Maine Folklife Center Update

The Maine Folklife Center is inactive and no longer staffed. This site is maintained for archival purposes only. For more information or assistance, please contact the Dean’s Office in the College of Liberal Arts and Sciences at

All Northeast Archives materials are now held at the Fogler Library Special Collections Department. Please contact them directly for more information. Most items in the collection are in digital form, and Special Collections staff can send materials electronically.

A selection of Maine Folklife Center publications are available for purchase through the University of Maine Press. Please contact them for more information (


About the Maine Folklife Center

Since 1992, the Maine Folklife Center has played a leading role in documenting, preserving and sharing the rich cultural heritage of our region. In fact, the roots of the Center are even deeper, planted in the late 1950s by its founder, the late Edward “Sandy” Ives, a leading scholar on the folkways, folklore and folksongs of the Northern Forest region and the Maritimes. You can read more about Sandy and his impressive body of work here.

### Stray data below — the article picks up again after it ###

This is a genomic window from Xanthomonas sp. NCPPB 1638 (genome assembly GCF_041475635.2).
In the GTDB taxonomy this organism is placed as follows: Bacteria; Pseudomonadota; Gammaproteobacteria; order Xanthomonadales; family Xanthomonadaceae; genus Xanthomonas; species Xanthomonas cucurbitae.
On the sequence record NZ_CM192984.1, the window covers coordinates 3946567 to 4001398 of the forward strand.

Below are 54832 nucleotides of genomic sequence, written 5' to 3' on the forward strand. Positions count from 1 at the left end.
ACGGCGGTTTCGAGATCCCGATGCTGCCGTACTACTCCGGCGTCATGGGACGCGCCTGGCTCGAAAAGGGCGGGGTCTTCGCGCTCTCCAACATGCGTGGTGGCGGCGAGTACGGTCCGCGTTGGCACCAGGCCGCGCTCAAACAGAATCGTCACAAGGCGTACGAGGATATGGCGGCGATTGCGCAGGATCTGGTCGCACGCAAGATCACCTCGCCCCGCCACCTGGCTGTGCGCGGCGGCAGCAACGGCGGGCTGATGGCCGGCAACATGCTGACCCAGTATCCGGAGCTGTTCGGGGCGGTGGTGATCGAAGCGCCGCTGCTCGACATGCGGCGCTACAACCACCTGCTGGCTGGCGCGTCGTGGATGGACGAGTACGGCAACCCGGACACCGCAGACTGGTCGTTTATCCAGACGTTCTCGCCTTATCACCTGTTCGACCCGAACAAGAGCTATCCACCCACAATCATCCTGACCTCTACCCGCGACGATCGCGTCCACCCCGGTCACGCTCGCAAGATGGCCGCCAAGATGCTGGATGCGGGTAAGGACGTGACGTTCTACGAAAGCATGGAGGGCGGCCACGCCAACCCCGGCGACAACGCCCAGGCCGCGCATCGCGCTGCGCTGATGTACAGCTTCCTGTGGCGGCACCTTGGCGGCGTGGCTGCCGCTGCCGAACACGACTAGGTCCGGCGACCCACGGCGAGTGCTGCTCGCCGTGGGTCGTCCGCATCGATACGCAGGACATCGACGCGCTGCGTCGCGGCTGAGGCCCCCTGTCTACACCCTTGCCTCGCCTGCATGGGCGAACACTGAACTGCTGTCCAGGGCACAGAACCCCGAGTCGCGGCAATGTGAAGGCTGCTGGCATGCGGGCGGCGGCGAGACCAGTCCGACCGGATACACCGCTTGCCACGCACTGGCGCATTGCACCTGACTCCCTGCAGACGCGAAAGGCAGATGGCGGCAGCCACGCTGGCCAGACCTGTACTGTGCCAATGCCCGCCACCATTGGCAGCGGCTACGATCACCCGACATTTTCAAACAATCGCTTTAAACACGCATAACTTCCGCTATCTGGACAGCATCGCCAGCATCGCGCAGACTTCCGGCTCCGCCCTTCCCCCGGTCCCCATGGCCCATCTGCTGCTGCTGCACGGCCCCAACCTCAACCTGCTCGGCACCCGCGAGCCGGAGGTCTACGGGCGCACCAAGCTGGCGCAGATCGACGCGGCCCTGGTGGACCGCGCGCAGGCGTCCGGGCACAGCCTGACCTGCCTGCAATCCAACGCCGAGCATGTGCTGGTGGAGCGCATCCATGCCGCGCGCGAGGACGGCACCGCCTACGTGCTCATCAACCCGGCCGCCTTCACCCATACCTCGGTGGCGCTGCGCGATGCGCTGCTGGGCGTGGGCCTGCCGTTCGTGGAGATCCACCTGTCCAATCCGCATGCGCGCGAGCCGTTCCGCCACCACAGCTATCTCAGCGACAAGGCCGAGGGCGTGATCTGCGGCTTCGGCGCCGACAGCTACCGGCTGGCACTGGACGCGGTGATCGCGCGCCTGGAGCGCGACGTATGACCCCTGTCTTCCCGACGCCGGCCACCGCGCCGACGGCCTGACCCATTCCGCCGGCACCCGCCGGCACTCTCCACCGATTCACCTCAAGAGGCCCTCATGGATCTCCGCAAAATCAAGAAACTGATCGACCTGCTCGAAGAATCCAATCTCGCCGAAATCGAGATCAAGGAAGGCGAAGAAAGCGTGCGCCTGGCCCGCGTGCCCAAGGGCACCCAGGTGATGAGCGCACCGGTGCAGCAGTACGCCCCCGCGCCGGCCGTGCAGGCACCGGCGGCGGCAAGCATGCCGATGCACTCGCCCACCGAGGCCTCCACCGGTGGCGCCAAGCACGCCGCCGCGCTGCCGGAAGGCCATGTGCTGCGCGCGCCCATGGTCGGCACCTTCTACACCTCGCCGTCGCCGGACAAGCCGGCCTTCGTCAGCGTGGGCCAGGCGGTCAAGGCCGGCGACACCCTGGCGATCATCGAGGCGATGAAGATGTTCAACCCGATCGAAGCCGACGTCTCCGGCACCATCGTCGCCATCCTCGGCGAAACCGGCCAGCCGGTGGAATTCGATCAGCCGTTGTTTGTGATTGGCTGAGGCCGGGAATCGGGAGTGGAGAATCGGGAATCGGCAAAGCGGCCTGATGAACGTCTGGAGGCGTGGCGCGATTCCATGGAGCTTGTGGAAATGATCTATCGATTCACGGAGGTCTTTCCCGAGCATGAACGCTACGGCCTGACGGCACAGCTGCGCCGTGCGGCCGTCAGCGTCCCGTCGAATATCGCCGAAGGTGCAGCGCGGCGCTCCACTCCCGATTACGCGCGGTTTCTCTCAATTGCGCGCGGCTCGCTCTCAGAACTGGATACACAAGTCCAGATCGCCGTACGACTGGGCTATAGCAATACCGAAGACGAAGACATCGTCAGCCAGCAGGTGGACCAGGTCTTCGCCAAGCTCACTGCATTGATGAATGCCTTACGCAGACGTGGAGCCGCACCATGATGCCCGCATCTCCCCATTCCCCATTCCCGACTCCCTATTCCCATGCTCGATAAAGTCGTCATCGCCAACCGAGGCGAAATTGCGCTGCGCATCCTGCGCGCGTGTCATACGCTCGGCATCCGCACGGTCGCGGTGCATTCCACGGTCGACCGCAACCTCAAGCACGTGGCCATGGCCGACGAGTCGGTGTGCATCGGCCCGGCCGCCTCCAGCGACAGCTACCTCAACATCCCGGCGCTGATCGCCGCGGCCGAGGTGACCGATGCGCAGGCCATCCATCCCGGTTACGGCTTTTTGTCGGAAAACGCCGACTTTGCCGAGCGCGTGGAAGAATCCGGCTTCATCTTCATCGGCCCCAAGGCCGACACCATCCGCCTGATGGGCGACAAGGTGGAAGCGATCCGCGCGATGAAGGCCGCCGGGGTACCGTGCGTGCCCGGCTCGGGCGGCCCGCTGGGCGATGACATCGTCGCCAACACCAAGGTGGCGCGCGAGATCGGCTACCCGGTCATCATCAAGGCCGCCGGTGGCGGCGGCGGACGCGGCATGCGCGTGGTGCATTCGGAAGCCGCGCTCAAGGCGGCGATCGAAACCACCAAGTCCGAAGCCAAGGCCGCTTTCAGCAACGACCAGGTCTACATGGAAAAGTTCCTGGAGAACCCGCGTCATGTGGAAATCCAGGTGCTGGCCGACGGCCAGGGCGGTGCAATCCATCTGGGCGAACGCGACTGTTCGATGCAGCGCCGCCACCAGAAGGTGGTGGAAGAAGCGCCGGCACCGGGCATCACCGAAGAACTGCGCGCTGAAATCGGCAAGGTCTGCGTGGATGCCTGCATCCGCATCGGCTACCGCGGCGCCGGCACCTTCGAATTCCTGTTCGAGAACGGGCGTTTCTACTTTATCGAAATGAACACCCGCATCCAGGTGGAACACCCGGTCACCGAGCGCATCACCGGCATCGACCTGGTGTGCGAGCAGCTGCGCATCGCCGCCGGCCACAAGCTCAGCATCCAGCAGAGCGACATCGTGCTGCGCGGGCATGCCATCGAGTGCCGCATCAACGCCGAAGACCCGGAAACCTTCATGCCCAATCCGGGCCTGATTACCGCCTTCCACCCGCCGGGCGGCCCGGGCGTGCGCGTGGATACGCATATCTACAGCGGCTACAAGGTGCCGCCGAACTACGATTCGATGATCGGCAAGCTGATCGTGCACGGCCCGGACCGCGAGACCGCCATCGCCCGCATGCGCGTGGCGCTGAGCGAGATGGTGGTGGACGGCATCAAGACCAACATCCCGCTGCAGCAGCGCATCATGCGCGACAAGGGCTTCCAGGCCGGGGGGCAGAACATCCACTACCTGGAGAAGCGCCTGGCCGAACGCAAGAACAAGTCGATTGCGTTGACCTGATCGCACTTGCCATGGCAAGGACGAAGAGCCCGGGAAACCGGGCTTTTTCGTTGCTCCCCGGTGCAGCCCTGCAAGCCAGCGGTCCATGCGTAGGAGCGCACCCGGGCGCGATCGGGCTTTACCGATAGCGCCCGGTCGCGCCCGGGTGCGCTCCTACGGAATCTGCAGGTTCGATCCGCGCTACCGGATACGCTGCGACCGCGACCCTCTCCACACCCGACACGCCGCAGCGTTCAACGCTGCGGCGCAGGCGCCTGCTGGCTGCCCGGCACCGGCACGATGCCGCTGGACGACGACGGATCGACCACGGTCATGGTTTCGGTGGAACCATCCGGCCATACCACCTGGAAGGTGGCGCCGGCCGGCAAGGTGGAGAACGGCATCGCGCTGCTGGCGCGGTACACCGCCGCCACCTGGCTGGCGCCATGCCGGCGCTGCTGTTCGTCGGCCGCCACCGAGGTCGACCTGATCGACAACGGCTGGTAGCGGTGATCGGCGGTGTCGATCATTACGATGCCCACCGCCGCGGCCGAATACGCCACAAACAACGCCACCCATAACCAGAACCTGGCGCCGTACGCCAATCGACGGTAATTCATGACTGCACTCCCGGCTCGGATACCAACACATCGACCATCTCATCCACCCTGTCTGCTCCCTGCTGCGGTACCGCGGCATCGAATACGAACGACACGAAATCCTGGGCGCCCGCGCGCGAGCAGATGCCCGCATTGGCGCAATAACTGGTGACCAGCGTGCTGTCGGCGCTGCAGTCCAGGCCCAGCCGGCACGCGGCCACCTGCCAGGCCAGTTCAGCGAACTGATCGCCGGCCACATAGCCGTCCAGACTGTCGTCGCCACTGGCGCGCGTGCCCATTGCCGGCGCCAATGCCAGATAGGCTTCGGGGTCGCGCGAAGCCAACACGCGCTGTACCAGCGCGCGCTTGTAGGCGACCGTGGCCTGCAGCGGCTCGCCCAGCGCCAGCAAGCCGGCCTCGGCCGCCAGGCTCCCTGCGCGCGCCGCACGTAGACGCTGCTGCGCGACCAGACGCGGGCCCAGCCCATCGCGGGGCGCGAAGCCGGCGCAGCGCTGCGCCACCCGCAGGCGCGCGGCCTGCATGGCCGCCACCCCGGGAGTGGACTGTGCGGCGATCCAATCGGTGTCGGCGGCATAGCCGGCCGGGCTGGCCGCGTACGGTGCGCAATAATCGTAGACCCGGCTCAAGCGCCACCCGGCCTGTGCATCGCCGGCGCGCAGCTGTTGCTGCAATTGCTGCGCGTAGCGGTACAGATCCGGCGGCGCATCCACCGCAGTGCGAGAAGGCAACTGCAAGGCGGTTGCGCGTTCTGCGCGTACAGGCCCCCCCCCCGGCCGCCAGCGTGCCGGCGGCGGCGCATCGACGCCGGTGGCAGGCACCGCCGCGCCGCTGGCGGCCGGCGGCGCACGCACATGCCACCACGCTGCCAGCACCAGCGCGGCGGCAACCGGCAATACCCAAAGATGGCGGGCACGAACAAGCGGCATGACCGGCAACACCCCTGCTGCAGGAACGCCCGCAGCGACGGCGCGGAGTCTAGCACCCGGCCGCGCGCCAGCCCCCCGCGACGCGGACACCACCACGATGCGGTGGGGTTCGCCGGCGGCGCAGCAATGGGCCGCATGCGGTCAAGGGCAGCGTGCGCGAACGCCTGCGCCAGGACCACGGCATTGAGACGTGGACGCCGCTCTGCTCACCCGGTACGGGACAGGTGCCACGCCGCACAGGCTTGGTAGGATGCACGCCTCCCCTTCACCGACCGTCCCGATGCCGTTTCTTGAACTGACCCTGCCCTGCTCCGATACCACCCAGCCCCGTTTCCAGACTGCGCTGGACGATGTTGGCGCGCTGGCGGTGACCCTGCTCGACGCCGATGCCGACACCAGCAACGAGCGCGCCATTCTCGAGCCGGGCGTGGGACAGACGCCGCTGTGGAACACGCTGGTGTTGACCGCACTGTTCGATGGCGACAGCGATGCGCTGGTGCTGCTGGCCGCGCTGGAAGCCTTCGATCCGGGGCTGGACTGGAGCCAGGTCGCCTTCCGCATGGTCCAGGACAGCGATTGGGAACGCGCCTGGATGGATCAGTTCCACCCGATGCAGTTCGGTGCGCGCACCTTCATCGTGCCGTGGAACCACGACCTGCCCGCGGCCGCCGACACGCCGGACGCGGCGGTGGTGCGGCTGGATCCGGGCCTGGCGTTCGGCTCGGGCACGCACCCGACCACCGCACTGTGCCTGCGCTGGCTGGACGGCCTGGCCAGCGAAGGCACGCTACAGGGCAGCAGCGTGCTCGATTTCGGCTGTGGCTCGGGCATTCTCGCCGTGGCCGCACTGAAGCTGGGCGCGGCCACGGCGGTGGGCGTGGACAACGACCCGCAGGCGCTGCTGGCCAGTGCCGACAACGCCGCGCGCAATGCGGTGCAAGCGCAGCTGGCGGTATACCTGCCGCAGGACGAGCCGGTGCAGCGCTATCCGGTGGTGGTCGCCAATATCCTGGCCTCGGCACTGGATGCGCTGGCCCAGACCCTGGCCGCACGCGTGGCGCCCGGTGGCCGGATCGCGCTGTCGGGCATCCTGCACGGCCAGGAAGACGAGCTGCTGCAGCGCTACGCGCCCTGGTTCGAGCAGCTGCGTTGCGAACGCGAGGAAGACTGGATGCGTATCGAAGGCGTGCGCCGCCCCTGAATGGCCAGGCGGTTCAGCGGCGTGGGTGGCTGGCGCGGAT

Edward 'Sandy' Ives
Edward ‘Sandy’ Ives at his home in North Bucksport.

Today the Center continues its work on the issues, people and stories that define northern New England’s farming, fishing, and forest communities, even as these communities undergo rapid and profound change. The work we do helps to give voice to those often left out of conversations about the future of our region, while also honoring their invaluable cultural heritage.

We invite you to learn more about who we are and what we do, and to explore the rich collection of ethnographic and historical material we have gathered over the years. This material is held in the Northeast Archives of Folklore and Oral History, now found in the Fogler Library Special Collections at the University of Maine in Orono. The Folklife Center, which was the original home of these materials, maintains a special relationship with them, and our website provides a useful gateway to the Archives.